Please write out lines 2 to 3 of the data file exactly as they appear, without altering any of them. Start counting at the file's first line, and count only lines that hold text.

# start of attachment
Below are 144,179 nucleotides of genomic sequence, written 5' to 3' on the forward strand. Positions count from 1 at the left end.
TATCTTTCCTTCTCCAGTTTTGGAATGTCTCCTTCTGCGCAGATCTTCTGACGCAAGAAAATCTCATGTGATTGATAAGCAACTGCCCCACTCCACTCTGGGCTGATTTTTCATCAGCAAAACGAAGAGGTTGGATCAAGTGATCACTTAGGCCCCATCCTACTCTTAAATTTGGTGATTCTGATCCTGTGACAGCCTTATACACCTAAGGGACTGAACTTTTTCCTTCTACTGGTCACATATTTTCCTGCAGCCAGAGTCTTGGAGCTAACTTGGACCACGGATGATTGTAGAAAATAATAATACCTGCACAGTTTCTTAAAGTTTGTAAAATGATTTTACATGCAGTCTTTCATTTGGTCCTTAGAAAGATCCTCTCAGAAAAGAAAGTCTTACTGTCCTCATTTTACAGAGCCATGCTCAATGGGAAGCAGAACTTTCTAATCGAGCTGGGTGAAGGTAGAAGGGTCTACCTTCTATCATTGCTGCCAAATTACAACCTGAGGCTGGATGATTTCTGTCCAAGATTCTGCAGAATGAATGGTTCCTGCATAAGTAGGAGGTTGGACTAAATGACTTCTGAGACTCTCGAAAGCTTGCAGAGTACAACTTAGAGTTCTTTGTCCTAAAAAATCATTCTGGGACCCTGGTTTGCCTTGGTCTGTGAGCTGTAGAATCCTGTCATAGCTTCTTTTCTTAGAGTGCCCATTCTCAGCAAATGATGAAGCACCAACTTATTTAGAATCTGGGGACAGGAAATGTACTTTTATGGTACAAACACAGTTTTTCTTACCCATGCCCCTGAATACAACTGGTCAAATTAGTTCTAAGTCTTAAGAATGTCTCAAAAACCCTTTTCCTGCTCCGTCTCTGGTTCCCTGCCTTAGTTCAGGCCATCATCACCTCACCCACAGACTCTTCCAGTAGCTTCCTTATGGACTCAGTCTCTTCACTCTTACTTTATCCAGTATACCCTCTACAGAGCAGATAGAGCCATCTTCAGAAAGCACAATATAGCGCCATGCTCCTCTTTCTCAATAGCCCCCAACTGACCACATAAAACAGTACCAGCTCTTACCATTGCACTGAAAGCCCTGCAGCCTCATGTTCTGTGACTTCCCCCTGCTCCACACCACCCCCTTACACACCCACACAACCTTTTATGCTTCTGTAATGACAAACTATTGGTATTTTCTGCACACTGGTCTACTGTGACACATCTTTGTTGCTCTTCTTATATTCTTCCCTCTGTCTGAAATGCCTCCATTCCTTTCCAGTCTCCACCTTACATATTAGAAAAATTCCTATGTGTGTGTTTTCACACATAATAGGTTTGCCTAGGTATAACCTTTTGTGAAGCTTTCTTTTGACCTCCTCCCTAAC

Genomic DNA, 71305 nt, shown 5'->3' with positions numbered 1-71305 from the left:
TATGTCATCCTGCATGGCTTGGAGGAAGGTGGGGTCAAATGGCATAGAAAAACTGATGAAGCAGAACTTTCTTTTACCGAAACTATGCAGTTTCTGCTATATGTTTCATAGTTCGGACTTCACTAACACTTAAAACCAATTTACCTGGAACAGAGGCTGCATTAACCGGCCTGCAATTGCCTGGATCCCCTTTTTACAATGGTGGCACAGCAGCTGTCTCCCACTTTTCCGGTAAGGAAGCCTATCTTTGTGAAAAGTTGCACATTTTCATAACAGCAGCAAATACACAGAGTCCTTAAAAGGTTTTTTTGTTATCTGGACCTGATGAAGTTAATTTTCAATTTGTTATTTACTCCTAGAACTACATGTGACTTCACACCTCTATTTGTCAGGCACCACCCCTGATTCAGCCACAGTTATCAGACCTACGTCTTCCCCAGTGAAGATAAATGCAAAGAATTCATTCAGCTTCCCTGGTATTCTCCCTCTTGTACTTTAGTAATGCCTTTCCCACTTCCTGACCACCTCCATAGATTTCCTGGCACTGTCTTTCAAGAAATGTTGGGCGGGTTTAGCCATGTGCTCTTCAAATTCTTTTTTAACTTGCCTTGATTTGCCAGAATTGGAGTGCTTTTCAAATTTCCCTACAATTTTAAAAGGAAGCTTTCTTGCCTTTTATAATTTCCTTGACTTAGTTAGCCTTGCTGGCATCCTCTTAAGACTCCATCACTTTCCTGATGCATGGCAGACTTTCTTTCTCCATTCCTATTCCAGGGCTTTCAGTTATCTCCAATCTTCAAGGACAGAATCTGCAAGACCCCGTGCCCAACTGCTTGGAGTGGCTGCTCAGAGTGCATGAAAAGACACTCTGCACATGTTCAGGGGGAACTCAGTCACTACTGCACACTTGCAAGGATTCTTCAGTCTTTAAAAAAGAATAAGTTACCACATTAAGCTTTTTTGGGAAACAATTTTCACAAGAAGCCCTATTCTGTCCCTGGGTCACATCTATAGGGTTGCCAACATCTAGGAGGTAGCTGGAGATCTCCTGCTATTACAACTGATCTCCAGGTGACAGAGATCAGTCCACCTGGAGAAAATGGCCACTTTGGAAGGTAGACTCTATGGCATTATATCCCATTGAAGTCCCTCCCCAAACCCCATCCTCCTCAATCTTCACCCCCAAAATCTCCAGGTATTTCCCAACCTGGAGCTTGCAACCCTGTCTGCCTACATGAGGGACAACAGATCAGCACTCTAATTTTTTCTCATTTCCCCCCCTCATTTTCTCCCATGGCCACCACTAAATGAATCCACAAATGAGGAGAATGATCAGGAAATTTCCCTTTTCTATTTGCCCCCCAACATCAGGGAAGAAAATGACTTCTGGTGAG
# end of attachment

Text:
TATCTTTCCTTCTCCAGTTTTGGAATGTCTCCTTCTGCGCAGATCTTCTGACGCAAGAAAATCTCATGTGATTGATAAGCAACTGCCCCACTCCACTCTGGGCTGATTTTTCATCAGCAAAACGAAGAGGTTGGATCAAGTGATCACTTAGGCCCCATCCTACTCTTAAATTTGGTGATTCTGATCCTGTGACAGCCTTATACACCTAAGGGACTGAACTTTTTCCTTCTACTGGTCACATATTTTCCTGCAGCCAGAGTCTTGGAGCTAACTTGGACCACGGATGATTGTAGAAAATAATAATACCTGCACAGTTTCTTAAAGTTTGTAAAATGATTTTACATGCAGTCTTTCATTTGGTCCTTAGAAAGATCCTCTCAGAAAAGAAAGTCTTACTGTCCTCATTTTACAGAGCCATGCTCAATGGGAAGCAGAACTTTCTAATCGAGCTGGGTGAAGGTAGAAGGGTCTACCTTCTATCATTGCTGCCAAATTACAACCTGAGGCTGGATGATTTCTGTCCAAGATTCTGCAGAATGAATGGTTCCTGCATAAGTAGGAGGTTGGACTAAATGACTTCTGAGACTCTCGAAAGCTTGCAGAGTACAACTTAGAGTTCTTTGTCCTAAAAAATCATTCTGGGACCCTGGTTTGCCTTGGTCTGTGAGCTGTAGAATCCTGTCATAGCTTCTTTTCTTAGAGTGCCCATTCTCAGCAAATGATGAAGCACCAACTTATTTAGAATCTGGGGACAGGAAATGTACTTTTATGGTACAAACACAGTTTTTCTTACCCATGCCCCTGAATACAACTGGTCAAATTAGTTCTAAGTCTTAAGAATGTCTCAAAAACCCTTTTCCTGCTCCGTCTCTGGTTCCCTGCCTTAGTTCAGGCCATCATCACCTCACCCACAGACTCTTCCAGTAGCTTCCTTATGGACTCAGTCTCTTCACTCTTACTTTATCCAGTATACCCTCTACAGAGCAGATAGAGCCATCTTCAGAAAGCACAATATAGCGCCATGCTCCTCTTTCTCAATAGCCCCCAACTGACCACATAAAACAGTACCAGCTCTTACCATTGCACTGAAAGCCCTGCAGCCTCATGTTCTGTGACTTCCCCCTGCTCCACACCACCCCCTTACACACCCACACAACCTTTTATGCTTCTGTAATGACAAACTATTGGTATTTTCTGCACACTGGTCTACTGTGACACATCTTTGTTGCTCTTCTTATATTCTTCCCTCTGTCTGAAATGCCTCCATTCCTTTCCAGTCTCCACCTTACATATTAGAAAAATTCCTATGTGTGTGTTTTCACACATAATAGGTTTGCCTAGGTATAACCTTTTGTGAAGCTTTCTTTTGACCTCCTCCCTAAC

Genomic DNA, 71305 nt, shown 5'->3' with positions numbered 1-71305 from the left: